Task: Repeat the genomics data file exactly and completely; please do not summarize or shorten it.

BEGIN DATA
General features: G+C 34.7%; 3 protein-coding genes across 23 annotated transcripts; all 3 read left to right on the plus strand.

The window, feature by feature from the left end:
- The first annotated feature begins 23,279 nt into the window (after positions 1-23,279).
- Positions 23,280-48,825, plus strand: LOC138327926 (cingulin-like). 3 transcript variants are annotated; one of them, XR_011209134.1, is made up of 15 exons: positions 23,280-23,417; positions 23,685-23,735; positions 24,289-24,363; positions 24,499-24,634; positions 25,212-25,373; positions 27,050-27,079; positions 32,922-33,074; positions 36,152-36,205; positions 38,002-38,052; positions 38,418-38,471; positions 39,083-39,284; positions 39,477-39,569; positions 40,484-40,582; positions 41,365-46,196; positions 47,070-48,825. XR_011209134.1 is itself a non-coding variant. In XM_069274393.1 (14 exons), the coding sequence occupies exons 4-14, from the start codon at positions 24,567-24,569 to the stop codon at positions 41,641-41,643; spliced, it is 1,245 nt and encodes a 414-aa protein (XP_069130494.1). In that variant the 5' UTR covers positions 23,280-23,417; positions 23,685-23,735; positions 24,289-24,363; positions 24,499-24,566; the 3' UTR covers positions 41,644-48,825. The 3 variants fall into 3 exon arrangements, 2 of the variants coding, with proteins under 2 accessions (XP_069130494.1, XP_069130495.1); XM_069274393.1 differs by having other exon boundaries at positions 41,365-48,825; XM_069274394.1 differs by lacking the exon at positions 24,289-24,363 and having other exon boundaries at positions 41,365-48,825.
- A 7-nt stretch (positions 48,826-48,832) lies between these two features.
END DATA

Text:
General features: G+C 34.7%; 3 protein-coding genes across 23 annotated transcripts; all 3 read left to right on the plus strand.

The window, feature by feature from the left end:
- The first annotated feature begins 23,279 nt into the window (after positions 1-23,279).
- Positions 23,280-48,825, plus strand: LOC138327926 (cingulin-like). 3 transcript variants are annotated; one of them, XR_011209134.1, is made up of 15 exons: positions 23,280-23,417; positions 23,685-23,735; positions 24,289-24,363; positions 24,499-24,634; positions 25,212-25,373; positions 27,050-27,079; positions 32,922-33,074; positions 36,152-36,205; positions 38,002-38,052; positions 38,418-38,471; positions 39,083-39,284; positions 39,477-39,569; positions 40,484-40,582; positions 41,365-46,196; positions 47,070-48,825. XR_011209134.1 is itself a non-coding variant. In XM_069274393.1 (14 exons), the coding sequence occupies exons 4-14, from the start codon at positions 24,567-24,569 to the stop codon at positions 41,641-41,643; spliced, it is 1,245 nt and encodes a 414-aa protein (XP_069130494.1). In that variant the 5' UTR covers positions 23,280-23,417; positions 23,685-23,735; positions 24,289-24,363; positions 24,499-24,566; the 3' UTR covers positions 41,644-48,825. The 3 variants fall into 3 exon arrangements, 2 of the variants coding, with proteins under 2 accessions (XP_069130494.1, XP_069130495.1); XM_069274393.1 differs by having other exon boundaries at positions 41,365-48,825; XM_069274394.1 differs by lacking the exon at positions 24,289-24,363 and having other exon boundaries at positions 41,365-48,825.
- A 7-nt stretch (positions 48,826-48,832) lies between these two features.